- Chill for at least 30 minutes in the fridge until needed – this is when I make the tartare sauce. You could freeze the fishcakes at this point, placing them openly on a baking sheet. When frozen, transfer to containers and freeze for up to 3 months.
- Fry in batches in hot olive oil for 5 minutes on each side until golden and crispy. Keep them warm until serving with the tartare sauce.
- Whisk the egg yolks, salt and mustard with a hand whisk in a medium bowl. Gradually add the olive oil, dribbling it finely and regularly, whisking all the time. Once the mixture starts to thicken, add the white wine vinegar (use a good quality one.)Add all the remaining ingredients and mix well.
Christina @ Christina's Cucina
Oh my goodness! This made me laugh out loud, and I'm sorry to say it was when you said you fell right on "the hooter"! That just cracked me up! And you did NOT hand in that paper to your French teacher, right? Eeek!
Now about those fish cakes! I cannot come by smoked haddock anywhere in LA, but I just received two beauties last week from Stonington Seafood in Maine! I used one to make Cullen Skink and Smoked Haddock with Leek and Mustard Sauce, but I have one left in the freezer for when my parents arrive. Problem is I want to make about 10 things with one fish!! 🙁 Now, add your fishcakes to the list, as they look so delicious! Lucky you to be able to find finnan haddies in Paris!
And I guess it was a hoot, right? That sounds such a lovely dish with leek and mustard sauce. Guess that fish left in the freezer must be so special! I have the same prize of oak-smoked salmon which is like gold - a lovely prezzie from Mum and Dad when they were over from Scotland. You know, it's funny Christina - finnan haddies are called just "Haddock" in French. Everytime I tried to say fumé or smoked I got weird looks. Eglefin is normal haddock but smoked is just "haddock".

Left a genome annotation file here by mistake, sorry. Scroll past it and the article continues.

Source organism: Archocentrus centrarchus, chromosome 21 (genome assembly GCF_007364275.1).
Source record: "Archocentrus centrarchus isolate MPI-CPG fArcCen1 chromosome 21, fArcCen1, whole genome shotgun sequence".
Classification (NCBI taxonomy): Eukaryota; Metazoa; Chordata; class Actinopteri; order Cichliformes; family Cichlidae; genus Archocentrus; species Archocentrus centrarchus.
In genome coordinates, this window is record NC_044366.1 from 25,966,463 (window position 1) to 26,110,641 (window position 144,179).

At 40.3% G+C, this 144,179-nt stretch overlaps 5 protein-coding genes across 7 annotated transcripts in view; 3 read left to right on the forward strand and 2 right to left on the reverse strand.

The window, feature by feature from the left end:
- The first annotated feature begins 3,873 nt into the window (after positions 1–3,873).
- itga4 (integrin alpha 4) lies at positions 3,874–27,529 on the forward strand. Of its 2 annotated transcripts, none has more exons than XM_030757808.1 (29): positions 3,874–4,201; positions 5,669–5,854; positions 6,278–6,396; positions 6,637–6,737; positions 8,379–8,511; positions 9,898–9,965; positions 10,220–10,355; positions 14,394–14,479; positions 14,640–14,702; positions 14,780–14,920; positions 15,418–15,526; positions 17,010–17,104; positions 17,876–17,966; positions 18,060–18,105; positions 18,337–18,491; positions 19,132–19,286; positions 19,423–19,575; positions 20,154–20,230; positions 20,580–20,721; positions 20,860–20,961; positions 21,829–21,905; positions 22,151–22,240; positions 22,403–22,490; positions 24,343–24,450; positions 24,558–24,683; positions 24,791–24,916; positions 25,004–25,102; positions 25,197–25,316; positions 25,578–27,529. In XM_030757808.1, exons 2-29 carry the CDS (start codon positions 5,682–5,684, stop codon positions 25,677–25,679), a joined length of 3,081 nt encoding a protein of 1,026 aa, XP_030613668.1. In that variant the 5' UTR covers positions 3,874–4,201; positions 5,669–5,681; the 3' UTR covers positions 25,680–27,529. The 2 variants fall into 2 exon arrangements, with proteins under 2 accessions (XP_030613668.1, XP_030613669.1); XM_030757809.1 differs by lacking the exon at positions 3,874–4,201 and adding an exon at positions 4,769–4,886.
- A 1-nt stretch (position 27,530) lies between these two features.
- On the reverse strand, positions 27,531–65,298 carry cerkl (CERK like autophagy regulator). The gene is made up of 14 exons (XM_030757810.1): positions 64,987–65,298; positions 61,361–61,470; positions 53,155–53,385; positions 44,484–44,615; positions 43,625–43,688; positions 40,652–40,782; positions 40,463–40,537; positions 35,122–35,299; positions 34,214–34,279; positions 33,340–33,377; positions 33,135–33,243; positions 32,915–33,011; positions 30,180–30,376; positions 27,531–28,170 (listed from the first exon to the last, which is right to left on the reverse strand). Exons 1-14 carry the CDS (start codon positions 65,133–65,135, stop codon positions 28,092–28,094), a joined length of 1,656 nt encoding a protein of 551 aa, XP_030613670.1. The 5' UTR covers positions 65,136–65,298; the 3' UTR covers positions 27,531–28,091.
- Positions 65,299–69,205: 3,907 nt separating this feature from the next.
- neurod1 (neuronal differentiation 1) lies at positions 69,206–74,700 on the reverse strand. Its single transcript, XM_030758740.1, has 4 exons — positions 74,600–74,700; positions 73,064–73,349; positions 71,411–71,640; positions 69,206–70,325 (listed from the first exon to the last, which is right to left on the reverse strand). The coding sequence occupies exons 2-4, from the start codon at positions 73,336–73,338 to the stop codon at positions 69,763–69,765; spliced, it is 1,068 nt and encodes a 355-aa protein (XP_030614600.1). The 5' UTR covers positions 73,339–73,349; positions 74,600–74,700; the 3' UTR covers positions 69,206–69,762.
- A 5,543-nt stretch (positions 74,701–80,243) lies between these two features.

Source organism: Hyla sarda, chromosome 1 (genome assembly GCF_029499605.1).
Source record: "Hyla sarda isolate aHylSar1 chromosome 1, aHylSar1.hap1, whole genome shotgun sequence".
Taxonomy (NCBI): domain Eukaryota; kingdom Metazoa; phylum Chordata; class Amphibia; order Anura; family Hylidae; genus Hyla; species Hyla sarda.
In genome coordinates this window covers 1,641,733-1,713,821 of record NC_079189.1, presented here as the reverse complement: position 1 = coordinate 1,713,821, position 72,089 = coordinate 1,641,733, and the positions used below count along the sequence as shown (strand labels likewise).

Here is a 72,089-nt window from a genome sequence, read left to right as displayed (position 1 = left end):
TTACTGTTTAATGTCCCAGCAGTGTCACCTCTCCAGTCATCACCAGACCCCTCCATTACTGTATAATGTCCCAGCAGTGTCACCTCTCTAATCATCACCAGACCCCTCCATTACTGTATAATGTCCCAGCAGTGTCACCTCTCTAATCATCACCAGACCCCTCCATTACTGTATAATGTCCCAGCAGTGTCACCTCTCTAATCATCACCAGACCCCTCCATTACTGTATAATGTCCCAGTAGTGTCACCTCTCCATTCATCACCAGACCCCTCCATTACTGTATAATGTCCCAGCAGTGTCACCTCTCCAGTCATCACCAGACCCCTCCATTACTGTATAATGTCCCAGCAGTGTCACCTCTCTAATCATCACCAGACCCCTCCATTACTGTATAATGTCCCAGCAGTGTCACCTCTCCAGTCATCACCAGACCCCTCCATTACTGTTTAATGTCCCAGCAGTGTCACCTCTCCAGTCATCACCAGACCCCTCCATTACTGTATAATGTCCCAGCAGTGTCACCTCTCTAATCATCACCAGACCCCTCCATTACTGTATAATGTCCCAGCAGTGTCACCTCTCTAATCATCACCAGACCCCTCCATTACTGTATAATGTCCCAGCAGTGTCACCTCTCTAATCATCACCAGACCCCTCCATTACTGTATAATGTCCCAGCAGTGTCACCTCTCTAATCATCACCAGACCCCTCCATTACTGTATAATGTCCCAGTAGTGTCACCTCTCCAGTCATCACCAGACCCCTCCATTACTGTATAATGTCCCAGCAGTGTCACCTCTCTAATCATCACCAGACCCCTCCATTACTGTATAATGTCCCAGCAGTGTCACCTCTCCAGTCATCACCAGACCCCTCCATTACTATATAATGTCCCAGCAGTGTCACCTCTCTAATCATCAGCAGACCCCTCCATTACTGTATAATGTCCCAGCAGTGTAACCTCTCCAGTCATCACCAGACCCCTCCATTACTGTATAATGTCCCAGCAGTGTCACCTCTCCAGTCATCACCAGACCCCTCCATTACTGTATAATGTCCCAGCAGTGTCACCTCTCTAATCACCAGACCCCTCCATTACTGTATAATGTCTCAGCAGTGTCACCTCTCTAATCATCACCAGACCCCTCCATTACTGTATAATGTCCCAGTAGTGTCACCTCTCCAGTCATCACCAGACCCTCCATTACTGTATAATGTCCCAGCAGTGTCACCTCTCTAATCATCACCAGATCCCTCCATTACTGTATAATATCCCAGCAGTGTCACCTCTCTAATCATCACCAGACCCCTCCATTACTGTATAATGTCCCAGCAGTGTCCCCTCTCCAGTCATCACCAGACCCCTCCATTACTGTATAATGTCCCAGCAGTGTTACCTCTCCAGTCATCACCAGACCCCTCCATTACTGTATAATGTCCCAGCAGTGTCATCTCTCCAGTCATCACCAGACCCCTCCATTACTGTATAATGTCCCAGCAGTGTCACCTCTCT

I can't wait to try these when I get back to England! I have missed variety in fish flavours and will perhap experiment with this recipe! Thanks for sharing!
Archibald would kill for these fish cakes! I have some smoked salmon and happy to have read your answer to Claudia. Can't wait to make these!
Dear Jill, this sounds and looks like a wonderful dish! I know this would be a hit with my family! Thank you for sharing! Blessings, Catherine xo
All That I'm Eating
Poor Captain Haddock, he is rather olfactorarily unfortunate. I love fishcakes and haven't made them in ages, addicted to tartare sauce but have never made it myself! I must!
I haven't noticed the French but I was amused by Capt. Haddock's nose too! So huge!! And I love how your haddock recipe led you to talk about Capt. Haddock! LOL But, these haddock fish-cakes sound delightful, I'm intrigued by what you seasoned your haddock fish cakes with 🙂